FAQ

FAQ

Frequently Asked Questions and Answers:

Q1. Antenna type:

Generally, there are 5 common type of antenna:

For the performance, there are two factors, beamwidth & antenna gain. As a common rule, the broader the beam-width the shorter the distance; the higher the gain, the farther the distance.



Q2. Factors that may possibly affect RF transmission range?

Possible factors are:

  1. Geographical factors: high building, hill, mountain, or even a big group of birds, strong power field all will affect (block) the RF transmission. This is the main factor.

  2. Interference (magnetic noise and RF clash): Changing RF channel may improve it. RF channel plan is crucial.

  3. Climate factors: Humidity (rainy) and salty (sea shore) will also affect (block) the RF transmission.

  4. Installation Workmanship: This factor causes poor RF transmission easily

    1. Antenna alignment could be the biggest reason accounts for poor RF transmission; please contact us for detailed procedure for antenna alignment.

    2. Antennas, cables, connectors are somehow damaged during the installation process.



  5. Device failure or inadequate functionality:

    1. As above-mentioned, relating devices are damaged during the installation process;

    2. Antenna gain is not enough, or antenna cable is too long.




Q3. Higher or lower frequency can go farther?

It is a very frequently asked question by people, but normally not easy to get a proper answer on it. Let’s say it this way, with the same output RF power, the coverage of higher frequency and lower frequency are not much different from each other. However, higher frequency is much easier to be blocked by geographical conditions, such as hill, high building, and sometimes even by a big tree, in another word, lower frequency is easier to “bypass” the blocking objects; hence in turn results in the common reality that radio band with lower frequency reach farther distance than the one with higher frequency does.

Q4: KB vs. Kb?

It depends on the venue to use it. Firstly, let’s review the relation between them; we know that ‘bit’ is the basic unit of data. 8 bits make one Byte (1 Byte = 8 bit).



Normally, when calculating a size of a file, we use KB (byte) while Kb (bit) for transmission speed. With knowing this, when transmission speed is mentioned, it is referred this way:

9600bps: 9600 bits per second; or

14.4Kbps: 14400 bits per second; or

56Kbps: 56000 bits per second; or

512Kbps (ADSL speed): 512000 bits per second; or 64KB (Bytes) per second.

1Mbps, 1 megabit per second;

40Mbps, 40 megabit per second….etc.



Therefore when referring to WLAN transmission speed, if KB is used, we need to times 8 to be Kb; e.g. 800KBps = 6.4Mbps (6400Kbps); 2MBps = 16Mbps….and so on.



Q5. ideal length for antenna cable?

Length of antenna cable is one of the major factor affecting the RF performance.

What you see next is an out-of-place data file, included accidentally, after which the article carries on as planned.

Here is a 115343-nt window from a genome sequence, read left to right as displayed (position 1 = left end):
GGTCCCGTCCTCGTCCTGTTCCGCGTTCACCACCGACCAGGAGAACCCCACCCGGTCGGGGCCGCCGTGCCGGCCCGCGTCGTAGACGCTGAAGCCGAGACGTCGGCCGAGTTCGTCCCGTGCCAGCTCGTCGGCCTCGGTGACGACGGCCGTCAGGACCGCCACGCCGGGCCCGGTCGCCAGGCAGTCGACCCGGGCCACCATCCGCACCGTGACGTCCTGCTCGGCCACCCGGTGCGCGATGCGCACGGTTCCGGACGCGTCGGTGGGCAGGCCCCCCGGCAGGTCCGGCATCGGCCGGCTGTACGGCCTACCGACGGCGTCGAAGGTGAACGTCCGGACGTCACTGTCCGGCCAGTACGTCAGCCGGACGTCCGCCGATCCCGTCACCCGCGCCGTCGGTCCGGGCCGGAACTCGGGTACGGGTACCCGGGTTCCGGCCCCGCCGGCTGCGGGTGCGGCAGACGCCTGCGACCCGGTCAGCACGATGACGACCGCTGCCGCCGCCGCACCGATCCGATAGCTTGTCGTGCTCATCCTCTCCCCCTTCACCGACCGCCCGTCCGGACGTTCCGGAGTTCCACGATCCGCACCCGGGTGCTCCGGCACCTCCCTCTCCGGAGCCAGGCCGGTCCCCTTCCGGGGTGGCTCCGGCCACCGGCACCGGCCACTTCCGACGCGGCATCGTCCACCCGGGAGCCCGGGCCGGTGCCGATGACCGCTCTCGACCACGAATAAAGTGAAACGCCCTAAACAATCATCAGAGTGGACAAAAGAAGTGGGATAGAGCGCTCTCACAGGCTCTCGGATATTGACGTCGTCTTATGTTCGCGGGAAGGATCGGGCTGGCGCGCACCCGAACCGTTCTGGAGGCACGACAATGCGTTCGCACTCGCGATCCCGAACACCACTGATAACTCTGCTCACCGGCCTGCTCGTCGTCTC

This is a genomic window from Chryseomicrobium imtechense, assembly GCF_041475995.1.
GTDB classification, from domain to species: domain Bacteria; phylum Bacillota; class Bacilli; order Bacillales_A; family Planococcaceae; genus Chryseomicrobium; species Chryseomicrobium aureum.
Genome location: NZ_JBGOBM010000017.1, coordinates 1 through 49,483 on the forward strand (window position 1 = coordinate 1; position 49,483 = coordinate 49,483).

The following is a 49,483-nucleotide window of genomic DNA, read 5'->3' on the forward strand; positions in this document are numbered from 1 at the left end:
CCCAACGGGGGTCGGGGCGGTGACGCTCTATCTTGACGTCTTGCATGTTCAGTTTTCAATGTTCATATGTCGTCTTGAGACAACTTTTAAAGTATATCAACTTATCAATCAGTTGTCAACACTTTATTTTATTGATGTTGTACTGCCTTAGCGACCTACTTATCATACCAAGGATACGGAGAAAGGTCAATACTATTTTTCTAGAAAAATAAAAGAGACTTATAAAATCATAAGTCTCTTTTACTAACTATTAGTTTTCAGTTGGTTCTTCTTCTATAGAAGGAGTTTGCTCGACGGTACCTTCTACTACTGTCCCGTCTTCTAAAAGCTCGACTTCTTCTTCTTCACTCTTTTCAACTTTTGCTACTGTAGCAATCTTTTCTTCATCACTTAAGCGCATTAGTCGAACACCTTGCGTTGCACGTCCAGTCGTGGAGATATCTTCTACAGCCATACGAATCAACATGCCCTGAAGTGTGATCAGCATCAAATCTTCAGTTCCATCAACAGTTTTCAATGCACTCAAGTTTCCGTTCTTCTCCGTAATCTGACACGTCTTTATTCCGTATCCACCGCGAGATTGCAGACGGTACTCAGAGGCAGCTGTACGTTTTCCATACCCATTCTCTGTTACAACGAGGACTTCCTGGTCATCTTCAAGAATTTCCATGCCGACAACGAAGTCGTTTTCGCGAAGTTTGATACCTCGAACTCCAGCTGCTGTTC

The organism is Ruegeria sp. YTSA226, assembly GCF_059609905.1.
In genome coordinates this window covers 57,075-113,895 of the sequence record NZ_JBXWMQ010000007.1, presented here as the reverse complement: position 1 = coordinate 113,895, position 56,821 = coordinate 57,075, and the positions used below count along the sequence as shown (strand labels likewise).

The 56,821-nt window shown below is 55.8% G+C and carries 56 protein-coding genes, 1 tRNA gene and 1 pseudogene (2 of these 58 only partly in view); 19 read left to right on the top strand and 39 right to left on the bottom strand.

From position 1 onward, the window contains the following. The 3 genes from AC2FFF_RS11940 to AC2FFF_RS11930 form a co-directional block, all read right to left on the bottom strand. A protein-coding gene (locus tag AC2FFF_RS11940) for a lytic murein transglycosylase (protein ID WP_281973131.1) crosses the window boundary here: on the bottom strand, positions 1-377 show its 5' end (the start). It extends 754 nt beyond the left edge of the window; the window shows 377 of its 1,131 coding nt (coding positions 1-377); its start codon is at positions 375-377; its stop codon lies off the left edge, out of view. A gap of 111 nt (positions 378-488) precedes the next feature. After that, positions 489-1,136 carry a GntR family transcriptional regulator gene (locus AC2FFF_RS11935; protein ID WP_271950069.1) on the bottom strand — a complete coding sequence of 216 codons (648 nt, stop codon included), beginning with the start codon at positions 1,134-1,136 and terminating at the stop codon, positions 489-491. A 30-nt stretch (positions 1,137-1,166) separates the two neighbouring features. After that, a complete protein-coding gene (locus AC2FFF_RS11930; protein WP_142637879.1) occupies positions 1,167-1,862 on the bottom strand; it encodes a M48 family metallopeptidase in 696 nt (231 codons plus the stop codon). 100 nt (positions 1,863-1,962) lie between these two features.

Length will attenuate the antenna gain and that’s the reason for making outdoor unit; to keep the cable to the least. The cable in our standard pack has been tested with most ideal length, 30cm~1.5m, please do not change it.

Q6: Factors affecting WLAN connecting distance:

There are some 6 factors affecting the connecting distance;

  1. Cabling: cable quality and installation workmanship are crucial, cable should not be jointed for extending the cable length.

  2. Water goes in Connector or Lightening Protector: Waterproof must be done very well to the connector and lightening protector.

  3. Geographical blocking: Line of sight (LOS) is very critical for 2.4GHz and above;

  4. Antenna alignment' does affect greatly the transmission distance.

  5. Antenna Gain: If the connecting distance is still not satisfied, then you may consider using a higher gain antenna,

  6. RF Power: if the result is still not satisfied after using a higher-gain antenna, then bigger RF power may be the solution.


Q7. Antenna usage: Omni-antenna vs. antenna splitter?

When covering a 360-degree range, there are two ways to achieve it:



  1. Install 4 antennas, each for a sector (90 degree), and using an antenna splitter (4-way) to accommodate the antennas simultaneously; the benefit is that we can use higher gain antenna for this scenario while the set-back is that the splitter will reduce the antenna gain (insertion loss);

  2. Use an omni-directional antenna; the advantage is that there is no gain loss while the omni-antenna gain is usually relatively lower;




Q8. Reasons for unstable connection? Why RF connection is sometimes very bad and sometimes extremely good?

Interference could be the main reason, please check follows,

1)Electron magnetic wave interference; please check the environment of the site where the device is installed, is it in a factory? or a factory with big machine near by it? or any big power field source nearby?

2)is the antenna alignment optimized?

3)is the problem only happening when certain machine is in operation?

If the answer is yes, then situation becomes clear and simple now,

1>keep the WiFi radio as farther as possible (height is helping greatly) from the machines.... it is a very common phenomenon that RF is very easily interfered by 'electromagnetic wave': big power field, motor, big machines; all are killers for RF;

2>check if the electricity power source is "NOT clean"; has the RF unit or PC shared the power with the machines? Please do make the power source is 'clean' for the RF unit; Separate the power source if they are sharing the same power source area. Definition for same power source is:

A>the same circuit loop (same fuse);

B>same control box;

Remedy to power interference: give an independent power source for the RF unit by connecting new power wire from the 'most outer' (or the most origin) in the 'inlet' of power cord from public loop. Make such power cable bypass other loop may share with the machines. If it is too troublesome, then a 'power filter' is required.

9. LOS vs. non-LOS (line of sight)

Line of Sight (LOS) is a factor for all RF connection, and is 'crucial' (but not essential) for wireless LAN. But is non-LOS possible? It is possible and there is always non-LOS connectivity but only a matter of 'range', even a small USB dongle is always connected in a building without LOS, but again only a matter of range. Nevertheless, those WLAN products claiming non-LOS capability over dozens of kilometer is extremely irresponsible !!